Stability Exercises Guide
When progressing through a new program to recover from injury, not only will you need to decrease tissue resistance and increase pliability, but you will also have to learn how to stabilize and use that new motion. Getting into new motion is confusing for your muscles and your brain. You need to use that new motion to remind your muscles and brain what it feels like to get there, how to consistently get there, and how to control that new motion.
This is where stability and strength come in. If you suddenly were able to get to a new position, but you had no awareness or control of that position, then you are going to be at an increased risk in that new position. Turning on the muscles with resistance reinforces that movement and the motor control in that position.
Often, we will work on stability exercises in new positions which can include isometrics, low resistance, or sequencing work. Each of these techniques has a specific goal.
Isometrics is when you engage a muscle but don’t actually move a joint. Think about squeezing a fist tighter, pinching your butt cheeks together, or tensioning your quad when your knee is straight. You engage your muscles strongly, but you don’t actually move.
When doing an isometric, some benefits include increased motor recruitment, increased strength, increased muscle size, and decreased pain. Isometrics are also very good for tendon injuries as they increase tendon thickness and stiffness, both of which are beneficial for tendons. As you are creating an isometric in a fixed position, the risk of injury is reduced. If you can perform isometrics at a variety of angles, then this gives you strong and efficient points throughout the range that you can rely on to keep you in track and moving smoothly.
When you get into a new position that you couldn’t previously get into, isometrics are a great technique to develop strength in that new position while increasing motor control and reducing pain. All the boxes we want to check when recovering from an injury or learning a new skill.
After you’ve completed isometrics throughout full and unrestricted motion, you are then ready to progress to strength training. Strength training’s goal is to improve the ability to overcome resistance. Resistance can be the weight of your limb against gravity, or it can be a loaded barbell. Every movement has resistance, and the more we can have strength to overcome that resistance, the more likely we are to be successful and without injury.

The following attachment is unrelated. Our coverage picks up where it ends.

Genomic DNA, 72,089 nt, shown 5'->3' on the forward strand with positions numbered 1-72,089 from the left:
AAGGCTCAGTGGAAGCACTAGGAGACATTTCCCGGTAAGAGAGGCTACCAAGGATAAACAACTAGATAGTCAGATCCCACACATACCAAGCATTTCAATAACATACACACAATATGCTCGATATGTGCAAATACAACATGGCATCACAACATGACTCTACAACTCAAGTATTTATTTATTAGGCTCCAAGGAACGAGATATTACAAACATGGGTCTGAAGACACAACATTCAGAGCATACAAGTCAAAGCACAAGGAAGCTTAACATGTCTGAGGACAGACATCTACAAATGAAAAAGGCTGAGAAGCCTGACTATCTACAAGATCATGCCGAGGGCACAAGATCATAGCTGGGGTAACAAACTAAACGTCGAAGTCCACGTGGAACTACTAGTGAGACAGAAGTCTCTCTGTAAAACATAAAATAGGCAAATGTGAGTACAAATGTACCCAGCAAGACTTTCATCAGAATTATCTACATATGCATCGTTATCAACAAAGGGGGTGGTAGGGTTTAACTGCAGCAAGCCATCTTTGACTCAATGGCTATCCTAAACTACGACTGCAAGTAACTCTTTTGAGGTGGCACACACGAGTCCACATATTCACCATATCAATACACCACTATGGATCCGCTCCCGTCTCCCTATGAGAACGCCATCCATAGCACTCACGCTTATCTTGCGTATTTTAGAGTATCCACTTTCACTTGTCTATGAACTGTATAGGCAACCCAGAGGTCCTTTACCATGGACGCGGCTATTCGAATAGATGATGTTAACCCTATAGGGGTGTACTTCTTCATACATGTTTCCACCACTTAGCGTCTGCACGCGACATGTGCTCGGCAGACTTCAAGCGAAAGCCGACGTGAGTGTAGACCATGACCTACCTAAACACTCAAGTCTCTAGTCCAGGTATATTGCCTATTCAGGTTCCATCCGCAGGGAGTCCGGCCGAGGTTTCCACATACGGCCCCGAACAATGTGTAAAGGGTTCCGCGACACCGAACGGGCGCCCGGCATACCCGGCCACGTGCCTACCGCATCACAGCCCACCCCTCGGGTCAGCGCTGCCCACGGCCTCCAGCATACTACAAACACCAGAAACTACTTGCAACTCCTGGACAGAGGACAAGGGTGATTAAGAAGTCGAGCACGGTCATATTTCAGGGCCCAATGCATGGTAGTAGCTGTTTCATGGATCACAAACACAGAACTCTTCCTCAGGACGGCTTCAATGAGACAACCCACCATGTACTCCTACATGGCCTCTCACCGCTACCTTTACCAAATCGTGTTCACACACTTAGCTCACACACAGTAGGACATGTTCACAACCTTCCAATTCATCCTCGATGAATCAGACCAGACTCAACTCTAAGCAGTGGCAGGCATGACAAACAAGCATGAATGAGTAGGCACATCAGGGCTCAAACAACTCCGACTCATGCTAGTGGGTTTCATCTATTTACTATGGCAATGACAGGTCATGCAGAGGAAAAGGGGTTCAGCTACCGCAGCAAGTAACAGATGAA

In physical therapy, we often start resistance training for strength with light resistance through full mobility and with high repetitions. We are working on having endurance before we start applying heavy resistance. You may be combining isometrics and low resistance high repetitions during your recovery prior to heavy resistance work. We want to use isometrics and low resistance high repetitions to have efficient muscles that will do what we want when we need it.
As we successfully complete this stage, we then move toward high resistance, but with lower repetitions. Your personal activity goal will be integrated at this point. If your activity requires more endurance, then you will stay with higher repetitions while progressing the resistance. If your activity requires more strength, then you will be lowering repetitions and increasing resistance to meet your goals.
Each plan will be unique to what your needs are, and as always, there are exceptions to rules. This is a general guide of how we utilize stability drills and strengthening exercises to get you to where you want to be. While many clients will work through these stages, your plan will be specific to your goals and may deviate from this general guideline. #snowbeastperformance